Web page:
Semi-Structured Data and the Web – Day 5

It’s been an enlightening week on the homework front.

Having had some experience with XML before, I know how easy it is to mess up writing XML, particularly if you’re doing it by hand. Nesting wrong here, a tag misspelled there… although XML is, technically speaking, ‘human readable’, it’s not exactly human-friendly. It’s extremely precise, tends to be very verbose, and has newlines, tabs and other whitespace mixed in which tickles the ol’ natural human intuition about structure but is structurally meaningless to the machine. (Google ‘xml human readable’ for loads of articles on the subject.) Continue reading “Semi-Structured Data and the Web – Day 5”

Semi-Structured Data and the Web – Day 4

Homework this work was rather tricky – transforming XMLSchema into a tree grammar representation using XQuery. Sounds simple enough, but I now feel a certain revulsion, maybe even extending as far as hatred, towards XQuery. To be honest, I think it’s got a lot to do with the fact that XQuery is a functional language, and I’m new to the whole functional thing. It feels a little like programming by explosion… Towards the deadline, I think I was starting to get the hang of it. You just have to think a little… differently. Unfortunately, it took too long for me to figure this out and get the homework assignment done, so we had to hand in a partially complete assignment. Not liking that much.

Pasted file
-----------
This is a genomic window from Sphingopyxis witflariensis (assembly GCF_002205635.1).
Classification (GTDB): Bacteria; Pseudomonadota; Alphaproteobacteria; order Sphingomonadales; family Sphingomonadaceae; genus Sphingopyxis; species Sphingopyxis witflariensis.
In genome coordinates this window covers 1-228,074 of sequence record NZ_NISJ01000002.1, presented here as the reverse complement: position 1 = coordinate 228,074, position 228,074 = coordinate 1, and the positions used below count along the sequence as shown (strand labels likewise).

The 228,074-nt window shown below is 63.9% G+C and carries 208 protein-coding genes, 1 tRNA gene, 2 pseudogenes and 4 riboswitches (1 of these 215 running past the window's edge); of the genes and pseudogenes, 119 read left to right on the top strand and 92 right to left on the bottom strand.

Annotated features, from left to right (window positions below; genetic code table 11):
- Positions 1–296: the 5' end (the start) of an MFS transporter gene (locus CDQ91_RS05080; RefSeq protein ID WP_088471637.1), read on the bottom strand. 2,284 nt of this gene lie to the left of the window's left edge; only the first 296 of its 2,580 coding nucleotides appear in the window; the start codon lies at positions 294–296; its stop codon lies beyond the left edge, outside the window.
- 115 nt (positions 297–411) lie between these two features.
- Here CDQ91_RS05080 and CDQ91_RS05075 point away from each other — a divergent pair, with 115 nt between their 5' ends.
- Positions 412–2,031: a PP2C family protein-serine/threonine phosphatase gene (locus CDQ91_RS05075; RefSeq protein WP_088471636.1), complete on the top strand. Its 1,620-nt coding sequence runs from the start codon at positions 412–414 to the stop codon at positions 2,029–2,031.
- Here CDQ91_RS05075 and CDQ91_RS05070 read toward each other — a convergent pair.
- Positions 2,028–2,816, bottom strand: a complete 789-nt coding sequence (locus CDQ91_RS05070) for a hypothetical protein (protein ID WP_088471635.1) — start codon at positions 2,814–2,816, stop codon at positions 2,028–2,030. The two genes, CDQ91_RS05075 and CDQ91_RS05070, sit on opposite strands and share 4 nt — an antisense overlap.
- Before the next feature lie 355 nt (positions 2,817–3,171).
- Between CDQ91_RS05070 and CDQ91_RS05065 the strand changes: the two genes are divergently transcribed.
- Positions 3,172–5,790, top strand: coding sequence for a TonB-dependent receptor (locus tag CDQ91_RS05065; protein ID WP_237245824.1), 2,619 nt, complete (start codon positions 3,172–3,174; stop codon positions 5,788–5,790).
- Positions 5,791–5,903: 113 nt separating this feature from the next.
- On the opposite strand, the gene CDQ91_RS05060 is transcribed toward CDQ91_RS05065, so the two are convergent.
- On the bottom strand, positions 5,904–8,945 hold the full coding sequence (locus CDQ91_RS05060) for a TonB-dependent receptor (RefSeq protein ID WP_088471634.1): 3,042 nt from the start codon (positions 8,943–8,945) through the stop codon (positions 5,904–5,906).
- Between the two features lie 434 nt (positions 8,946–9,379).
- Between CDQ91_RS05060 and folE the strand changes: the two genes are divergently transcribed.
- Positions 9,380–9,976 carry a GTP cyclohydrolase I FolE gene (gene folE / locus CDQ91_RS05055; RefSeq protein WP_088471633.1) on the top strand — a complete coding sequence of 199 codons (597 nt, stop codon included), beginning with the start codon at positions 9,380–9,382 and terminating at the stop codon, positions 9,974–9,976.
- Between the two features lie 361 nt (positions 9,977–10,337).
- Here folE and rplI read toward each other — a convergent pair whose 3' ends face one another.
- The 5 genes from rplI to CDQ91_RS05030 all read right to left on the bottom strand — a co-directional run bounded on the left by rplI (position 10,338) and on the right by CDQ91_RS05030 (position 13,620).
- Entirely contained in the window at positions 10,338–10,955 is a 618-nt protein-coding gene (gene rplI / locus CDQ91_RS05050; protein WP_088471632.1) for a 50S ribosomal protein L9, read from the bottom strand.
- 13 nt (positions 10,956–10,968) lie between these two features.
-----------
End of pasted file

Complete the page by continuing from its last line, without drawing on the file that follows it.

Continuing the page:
On the menu today: More tree grammar stuff, including algorithms to validate an instance document against a grammar, Schematron (a rule-based document validation language)  and XSugar – all of which have more homework assignments set. No time for more blogging, too much work to do!

Semi-Structured Data and the Web – Day 3


It always worries me a little when the greek symbols come out. So far, we’ve pretty much avoided them in the Semi-Structured Data and the Web course, so to see them today, whilst not really unexpected, did make my heart sink a little. Continue reading “Semi-Structured Data and the Web – Day 3”

Semi-Structured Data and the Web – Day 2

So, after little snow towards the end of the week, it pelted down on Sunday night, leaving the pavements and roads like an ice rink at 6am – I only narrowly avoided sliding down the hill to the tram stop on my backside. It’s at times like this I’m very glad of my thermos mug of tea!

Scheduling around last week’s coursework didn’t go perfectly – we ended up working til late on the Sunday night to finish off the last bits. Unfortunately, I wasn’t able to meet up with my groupmate last week as it was quite late in the day before we actually sorted out the group assignments. It would have been handy to meet up and get a plan of attack together for the week’s coursework, and we were – perhaps – a little uncoordinated. That said, we just about made it, and everything got in on time. 08:55, for a 9am deadline kind of on-time, that is. Continue reading “Semi-Structured Data and the Web – Day 2”